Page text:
Theses Doctoral

Secure Computation Towards Practical Applications

Krell Loy, Fernando

Secure multi-party computation (MPC) is a central area of research in cryptography. Its goal is to allow a set of players to jointly compute a function on their inputs while protecting and preserving the privacy of each player's input. Motivated by the huge growth of data available and the rise of global privacy concerns of entities using this data, we study the feasibility of using secure computation techniques on large scale data sets to address these concerns. An important limitation of generic secure computation protocols is that they require at least linear time complexity. This seems to rule out applications involving big amounts of data. On the other hand, specific applications may have particular properties that allow for ad-hoc secure protocols overcoming the linear time barrier. In addition, in some settings the full level of security guaranteed by MPC protocols may not be required, and some controlled amount of privacy leakage can be acceptable. Towards this end, we first take a theoretical point of view, and study whether sublinear time RAM programs can be computed securely with sublinear time complexity in the two party setting. We then take a more practical approach, and study the specific scenario of private database querying, where both the server's data and the client's query need to be protected. In this last setting we provide two private database management systems achieving different levels of efficiency, functionality, and security. These three results provide an overview of this three-dimensional trade-off space. For the above systems, we describe formal security definitions and stablish mathematical proofs of security. We also take a practical approach roviding an implementation of the systems and experimental analysis of their efficiency.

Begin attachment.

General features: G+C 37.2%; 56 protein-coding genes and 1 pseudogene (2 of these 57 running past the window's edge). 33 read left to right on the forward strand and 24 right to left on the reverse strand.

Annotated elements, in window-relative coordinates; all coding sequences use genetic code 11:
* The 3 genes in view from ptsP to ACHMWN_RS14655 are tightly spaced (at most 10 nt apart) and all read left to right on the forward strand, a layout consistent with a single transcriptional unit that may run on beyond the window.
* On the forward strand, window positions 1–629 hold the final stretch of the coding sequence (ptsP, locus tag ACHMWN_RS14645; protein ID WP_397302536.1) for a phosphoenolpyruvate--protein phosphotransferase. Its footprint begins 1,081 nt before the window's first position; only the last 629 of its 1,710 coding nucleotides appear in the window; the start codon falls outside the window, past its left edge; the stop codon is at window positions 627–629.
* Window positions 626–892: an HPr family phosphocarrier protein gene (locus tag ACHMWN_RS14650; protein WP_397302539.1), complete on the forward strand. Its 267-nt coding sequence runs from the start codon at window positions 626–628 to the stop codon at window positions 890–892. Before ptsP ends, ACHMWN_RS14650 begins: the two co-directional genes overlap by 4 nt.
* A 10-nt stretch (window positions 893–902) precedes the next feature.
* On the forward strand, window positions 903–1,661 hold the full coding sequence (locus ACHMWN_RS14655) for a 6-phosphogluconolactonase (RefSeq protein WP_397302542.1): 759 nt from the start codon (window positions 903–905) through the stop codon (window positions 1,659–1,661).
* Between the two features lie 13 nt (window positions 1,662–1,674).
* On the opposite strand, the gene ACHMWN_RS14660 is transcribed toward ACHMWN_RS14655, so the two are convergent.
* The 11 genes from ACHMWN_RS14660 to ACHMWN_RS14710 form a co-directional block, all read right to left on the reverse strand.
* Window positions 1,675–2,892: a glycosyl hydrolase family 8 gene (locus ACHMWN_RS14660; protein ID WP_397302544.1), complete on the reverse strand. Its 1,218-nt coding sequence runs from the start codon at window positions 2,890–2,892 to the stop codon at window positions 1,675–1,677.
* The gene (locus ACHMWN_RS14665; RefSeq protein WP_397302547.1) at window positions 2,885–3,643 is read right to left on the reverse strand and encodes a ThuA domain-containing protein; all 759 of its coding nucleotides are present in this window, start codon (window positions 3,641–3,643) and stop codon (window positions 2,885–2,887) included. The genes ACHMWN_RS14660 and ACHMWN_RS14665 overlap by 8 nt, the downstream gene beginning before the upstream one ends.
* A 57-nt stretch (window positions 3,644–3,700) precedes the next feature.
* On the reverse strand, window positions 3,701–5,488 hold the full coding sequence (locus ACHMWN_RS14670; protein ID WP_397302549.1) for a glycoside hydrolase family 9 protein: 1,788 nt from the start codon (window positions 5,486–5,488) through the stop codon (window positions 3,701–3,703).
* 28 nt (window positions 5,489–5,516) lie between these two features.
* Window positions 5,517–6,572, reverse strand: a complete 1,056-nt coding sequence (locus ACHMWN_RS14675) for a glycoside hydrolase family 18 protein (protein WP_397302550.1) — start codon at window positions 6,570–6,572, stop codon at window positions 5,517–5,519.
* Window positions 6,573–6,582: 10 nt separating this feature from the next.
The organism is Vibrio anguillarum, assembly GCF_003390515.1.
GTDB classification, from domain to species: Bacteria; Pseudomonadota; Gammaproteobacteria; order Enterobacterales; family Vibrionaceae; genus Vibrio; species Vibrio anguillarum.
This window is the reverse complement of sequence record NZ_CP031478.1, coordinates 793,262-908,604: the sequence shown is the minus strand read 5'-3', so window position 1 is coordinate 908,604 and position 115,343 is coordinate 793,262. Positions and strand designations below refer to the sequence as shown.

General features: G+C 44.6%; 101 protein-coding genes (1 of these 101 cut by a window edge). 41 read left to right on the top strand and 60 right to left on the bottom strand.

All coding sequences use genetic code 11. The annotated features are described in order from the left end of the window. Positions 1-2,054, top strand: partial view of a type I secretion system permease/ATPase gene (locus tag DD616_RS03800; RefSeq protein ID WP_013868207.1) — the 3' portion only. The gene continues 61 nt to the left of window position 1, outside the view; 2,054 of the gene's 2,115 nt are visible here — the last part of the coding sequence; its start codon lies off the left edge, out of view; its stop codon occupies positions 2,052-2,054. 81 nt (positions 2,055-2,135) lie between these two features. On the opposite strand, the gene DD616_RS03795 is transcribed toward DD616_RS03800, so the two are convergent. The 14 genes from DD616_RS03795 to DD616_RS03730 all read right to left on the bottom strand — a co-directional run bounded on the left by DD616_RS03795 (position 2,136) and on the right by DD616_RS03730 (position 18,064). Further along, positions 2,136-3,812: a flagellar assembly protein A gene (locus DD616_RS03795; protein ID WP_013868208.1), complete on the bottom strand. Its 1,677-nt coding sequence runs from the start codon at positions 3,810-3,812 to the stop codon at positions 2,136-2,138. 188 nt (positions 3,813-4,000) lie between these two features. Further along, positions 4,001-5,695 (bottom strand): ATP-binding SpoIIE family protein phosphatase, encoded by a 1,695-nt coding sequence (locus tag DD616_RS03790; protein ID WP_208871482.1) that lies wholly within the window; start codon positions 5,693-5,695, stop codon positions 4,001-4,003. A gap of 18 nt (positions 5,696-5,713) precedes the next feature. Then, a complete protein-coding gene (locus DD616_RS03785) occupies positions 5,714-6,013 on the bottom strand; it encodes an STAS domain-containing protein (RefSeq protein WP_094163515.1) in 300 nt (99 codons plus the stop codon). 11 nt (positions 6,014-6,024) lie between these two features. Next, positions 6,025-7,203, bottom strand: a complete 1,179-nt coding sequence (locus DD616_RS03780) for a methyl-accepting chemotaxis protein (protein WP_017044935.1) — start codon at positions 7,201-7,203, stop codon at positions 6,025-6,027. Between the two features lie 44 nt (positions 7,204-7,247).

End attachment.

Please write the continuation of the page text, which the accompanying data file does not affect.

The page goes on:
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More About This Work

Academic Units
Computer Science
Thesis Advisors
Malkin, Tal G.
Ph.D., Columbia University
Published Here
March 24, 2016